Figure 21.29

Fig. 21.29 Finished design of MasterDetail application.

Create a DataGridView called booksDataGridView to hold the details that are displayed. Unlike previous examples, do not automatically create it by dragging a data source from the Data Sources window, because this example sets the data source programmatically. Instead, manually add it from the Toolbox. Resize the DataGridView so that it fills the remainder of the Form. Because this control is only for viewing data, set its ReadOnly property to True using the Properties window.

Finally, we need to add a BindingSource named booksBindingSource from the Data section of the Toolbox, to act as an intermediary between booksDataGridView and booksDataContext. As in the previous examples, it does not appear as a visible component on the Form, but appears in the component tray. The BindingSource will be used as a data source for booksDataGridView—we will fill booksBindingSource with data from the Authors or Titles table, depending on which drop-down is selected. With the GUI creation complete, we can now write the code to provide the functionality we require.

The Master/Detail Application

When the code has been written, the Master/Detail application allows the user to select an author or book title from one of two drop-down lists, and view the details of the titles that author worked on or the authors of that book, respectively.

Class MasterDetailForm contains the nested class AuthorBinding (lines 21–25). Class definitions may be nested inside other classes. AuthorBinding is private because it should be accessed only from its containing class. We created the AuthorBinding class to allow us to associate a full Author object—the Author class is automatically generated by LINQ to SQL—with each row in the drop-down list, but have it display the author’s full name. Recall that the author’s name is stored as two separate fields in the database, so the Author class does not have single property that retrieves the full name. The Name property of the AuthorBinding class stores the author’s full name, and the Author property stores the Author object that contains the author’s information from the database.

The ComboBox’s DisplayMember property is set to the String "Name" (line 31), which tells the ComboBox to use the Name property of AuthorBinding to determine what text to display for each AuthorBinding object. Lines 34–38 create an AuthorBinding object for each author and assign it to the authorComboBox’s DataSource property. This makes authorComboBox create one entry per author. Recall from Section 10.17 that object initializers (e.g., line 38) can be used to initialize an object without calling a constructor.

There is no need to create a custom class to wrap the Title class, because it already has a property for what we want to display—the BookTitle property. The text in the ComboBox is set to be retrieved from the BookTitle property (line 41). Lines 44–47 create and assign the DataSource for titleComboBox—a sorted list of Title objects.

Initially, we don’t want to display any data in the DataGridView. However, when the ComboBoxes are created and initialized with their DataSources, their SelectedIndexChanged event handlers are called, setting a DataSource for booksBindingSource (connected to booksDataGridView on line 53). To prevent this, we explicitly set the DataSource property to null (line 50)—this is done before connecting the DataGridView to avoid loading data that will just be thrown away when the DataSource is reset.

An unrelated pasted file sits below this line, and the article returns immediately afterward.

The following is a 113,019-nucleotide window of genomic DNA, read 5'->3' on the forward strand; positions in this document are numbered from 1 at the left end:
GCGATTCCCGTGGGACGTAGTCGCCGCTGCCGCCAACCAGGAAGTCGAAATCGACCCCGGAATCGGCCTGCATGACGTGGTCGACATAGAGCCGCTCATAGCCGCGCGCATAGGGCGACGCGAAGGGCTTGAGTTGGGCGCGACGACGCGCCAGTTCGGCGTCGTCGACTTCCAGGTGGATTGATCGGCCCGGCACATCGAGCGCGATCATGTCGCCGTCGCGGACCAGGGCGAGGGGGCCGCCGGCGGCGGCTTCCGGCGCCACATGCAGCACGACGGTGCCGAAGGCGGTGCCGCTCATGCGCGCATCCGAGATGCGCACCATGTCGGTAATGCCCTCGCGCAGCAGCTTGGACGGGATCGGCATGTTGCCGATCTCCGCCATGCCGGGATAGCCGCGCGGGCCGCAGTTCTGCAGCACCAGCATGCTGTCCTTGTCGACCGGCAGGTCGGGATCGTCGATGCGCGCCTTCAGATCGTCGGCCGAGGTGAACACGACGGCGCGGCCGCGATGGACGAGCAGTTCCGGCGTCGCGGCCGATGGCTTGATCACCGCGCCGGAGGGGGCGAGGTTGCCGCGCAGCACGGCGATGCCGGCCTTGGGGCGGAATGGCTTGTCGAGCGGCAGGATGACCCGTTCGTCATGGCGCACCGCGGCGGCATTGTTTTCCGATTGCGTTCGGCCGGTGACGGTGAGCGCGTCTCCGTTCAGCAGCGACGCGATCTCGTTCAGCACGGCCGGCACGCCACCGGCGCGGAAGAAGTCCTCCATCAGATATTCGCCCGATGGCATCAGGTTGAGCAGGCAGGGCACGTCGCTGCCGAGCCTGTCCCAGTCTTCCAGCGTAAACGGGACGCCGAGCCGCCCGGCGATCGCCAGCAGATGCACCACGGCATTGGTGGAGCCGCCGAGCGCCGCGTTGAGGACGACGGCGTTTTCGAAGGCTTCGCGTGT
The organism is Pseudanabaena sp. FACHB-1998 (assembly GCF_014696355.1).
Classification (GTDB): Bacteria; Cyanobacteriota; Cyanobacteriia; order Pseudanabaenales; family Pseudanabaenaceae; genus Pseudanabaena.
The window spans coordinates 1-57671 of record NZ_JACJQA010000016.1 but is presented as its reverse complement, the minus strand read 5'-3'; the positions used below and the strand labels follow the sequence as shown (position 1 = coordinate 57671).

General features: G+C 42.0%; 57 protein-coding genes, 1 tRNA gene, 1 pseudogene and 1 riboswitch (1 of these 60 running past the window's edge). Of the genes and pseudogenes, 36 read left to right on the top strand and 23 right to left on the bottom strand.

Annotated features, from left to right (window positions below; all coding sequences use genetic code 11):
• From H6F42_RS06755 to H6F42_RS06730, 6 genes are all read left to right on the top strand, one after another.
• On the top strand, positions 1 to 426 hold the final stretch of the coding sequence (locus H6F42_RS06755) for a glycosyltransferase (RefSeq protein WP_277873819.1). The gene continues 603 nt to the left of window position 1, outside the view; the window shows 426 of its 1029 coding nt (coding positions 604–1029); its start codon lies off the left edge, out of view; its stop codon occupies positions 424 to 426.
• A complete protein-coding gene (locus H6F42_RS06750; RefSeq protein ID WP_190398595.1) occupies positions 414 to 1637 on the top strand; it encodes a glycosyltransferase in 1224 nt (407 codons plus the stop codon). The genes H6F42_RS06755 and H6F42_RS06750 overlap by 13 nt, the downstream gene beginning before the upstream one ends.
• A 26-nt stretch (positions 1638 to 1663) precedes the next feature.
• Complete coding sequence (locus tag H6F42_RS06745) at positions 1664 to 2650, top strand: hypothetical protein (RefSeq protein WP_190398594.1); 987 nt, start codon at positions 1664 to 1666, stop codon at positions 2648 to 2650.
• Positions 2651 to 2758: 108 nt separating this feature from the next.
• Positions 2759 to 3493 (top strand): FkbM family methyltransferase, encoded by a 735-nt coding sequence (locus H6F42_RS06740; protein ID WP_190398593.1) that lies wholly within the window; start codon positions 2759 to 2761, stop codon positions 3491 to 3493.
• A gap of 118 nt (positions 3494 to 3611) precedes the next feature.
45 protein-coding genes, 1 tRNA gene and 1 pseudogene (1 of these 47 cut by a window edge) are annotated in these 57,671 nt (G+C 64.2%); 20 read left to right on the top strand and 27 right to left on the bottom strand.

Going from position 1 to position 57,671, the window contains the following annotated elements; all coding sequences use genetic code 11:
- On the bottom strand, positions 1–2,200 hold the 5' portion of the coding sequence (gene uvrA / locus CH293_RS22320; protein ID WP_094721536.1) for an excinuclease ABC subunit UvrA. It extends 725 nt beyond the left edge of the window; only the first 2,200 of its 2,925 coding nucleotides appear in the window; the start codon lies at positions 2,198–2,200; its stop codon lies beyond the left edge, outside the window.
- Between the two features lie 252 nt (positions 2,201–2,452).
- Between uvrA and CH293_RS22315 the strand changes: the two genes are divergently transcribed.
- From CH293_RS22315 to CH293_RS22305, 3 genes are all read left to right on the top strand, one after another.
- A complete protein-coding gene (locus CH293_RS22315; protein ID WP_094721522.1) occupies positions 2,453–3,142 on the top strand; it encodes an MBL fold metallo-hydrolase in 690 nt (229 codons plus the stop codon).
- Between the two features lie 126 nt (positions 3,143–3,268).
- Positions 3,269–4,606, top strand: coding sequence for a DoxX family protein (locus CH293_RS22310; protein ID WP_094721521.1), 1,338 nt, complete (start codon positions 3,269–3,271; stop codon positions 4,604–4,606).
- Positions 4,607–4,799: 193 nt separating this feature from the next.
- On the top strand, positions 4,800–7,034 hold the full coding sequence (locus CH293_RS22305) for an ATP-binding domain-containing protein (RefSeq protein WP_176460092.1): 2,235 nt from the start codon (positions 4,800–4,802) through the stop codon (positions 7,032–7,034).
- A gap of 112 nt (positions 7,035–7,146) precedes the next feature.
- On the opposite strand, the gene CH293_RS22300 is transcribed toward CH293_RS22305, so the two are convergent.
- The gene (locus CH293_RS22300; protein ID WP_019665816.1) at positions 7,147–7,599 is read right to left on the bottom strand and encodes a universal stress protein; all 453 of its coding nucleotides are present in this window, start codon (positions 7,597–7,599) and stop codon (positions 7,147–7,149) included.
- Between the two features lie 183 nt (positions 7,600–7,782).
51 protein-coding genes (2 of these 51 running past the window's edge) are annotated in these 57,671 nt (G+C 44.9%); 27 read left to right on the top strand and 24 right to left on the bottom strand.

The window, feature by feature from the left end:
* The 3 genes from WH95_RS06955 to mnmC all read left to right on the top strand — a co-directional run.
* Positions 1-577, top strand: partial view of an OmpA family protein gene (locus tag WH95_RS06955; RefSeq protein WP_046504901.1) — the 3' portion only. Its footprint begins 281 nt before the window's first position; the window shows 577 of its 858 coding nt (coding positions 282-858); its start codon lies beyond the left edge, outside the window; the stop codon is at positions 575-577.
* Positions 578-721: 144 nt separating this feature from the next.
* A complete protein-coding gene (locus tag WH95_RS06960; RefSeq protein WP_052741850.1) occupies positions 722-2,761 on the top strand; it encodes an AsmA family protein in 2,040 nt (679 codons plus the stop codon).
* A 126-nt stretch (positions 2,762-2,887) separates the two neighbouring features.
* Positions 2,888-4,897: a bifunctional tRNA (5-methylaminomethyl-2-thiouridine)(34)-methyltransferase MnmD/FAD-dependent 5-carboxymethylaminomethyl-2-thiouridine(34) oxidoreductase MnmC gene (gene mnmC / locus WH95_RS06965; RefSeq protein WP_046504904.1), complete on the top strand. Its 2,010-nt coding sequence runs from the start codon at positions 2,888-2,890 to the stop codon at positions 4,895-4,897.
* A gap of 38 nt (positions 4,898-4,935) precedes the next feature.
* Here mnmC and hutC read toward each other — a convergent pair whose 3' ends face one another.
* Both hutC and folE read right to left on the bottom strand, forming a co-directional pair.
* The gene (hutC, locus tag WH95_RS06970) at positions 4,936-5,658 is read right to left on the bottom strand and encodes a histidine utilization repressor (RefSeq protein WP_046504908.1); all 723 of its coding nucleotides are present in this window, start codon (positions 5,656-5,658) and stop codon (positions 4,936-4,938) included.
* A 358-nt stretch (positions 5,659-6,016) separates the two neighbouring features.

Simple GUI elements like ComboBoxes can be populated from a data source—in this case, the result of a LINQ to SQL query. However, the DataGridView is more complex and requires an intermediary class (a BindingSource) as its DataSource. We can change the columns and data displayed in booksDataGridView merely by changing the DataSource property of booksBindingSourcebooksDataGridView will update the data and even column names automatically.

The authorComboBox_SelectedIndexChanged event handler (lines 57–69) performs two distinct operations. First, it retrieves the selected Author (lines 61–62). The ComboBox’s SelectedItem property returns an object, so the SelectedItem property’s value must be cast to the AuthorBinding class we used as the data source. The event handler then accesses the AuthorBinding’s Author property to retrieve the wrapped Author object. Second, the event handler uses LINQ to retrieve the Title objects representing books the Author worked on (lines 67–68)—the mechanism for this was explained in the preceding example. The results of the LINQ query are assigned to the DataSource property of booksBindingSource (line 66)—note that the event handler for authorComboBox sets the DataSource to a data from the Titles table because we want to display Title rows associated with that Author.

The event handler for titleComboBox is structured identically to the authorComboBox one. The primary difference is that the author and title names are switched. Also, the first step is slightly simpler, because the Title class did not need to be wrapped to display correctly in the ComboBox.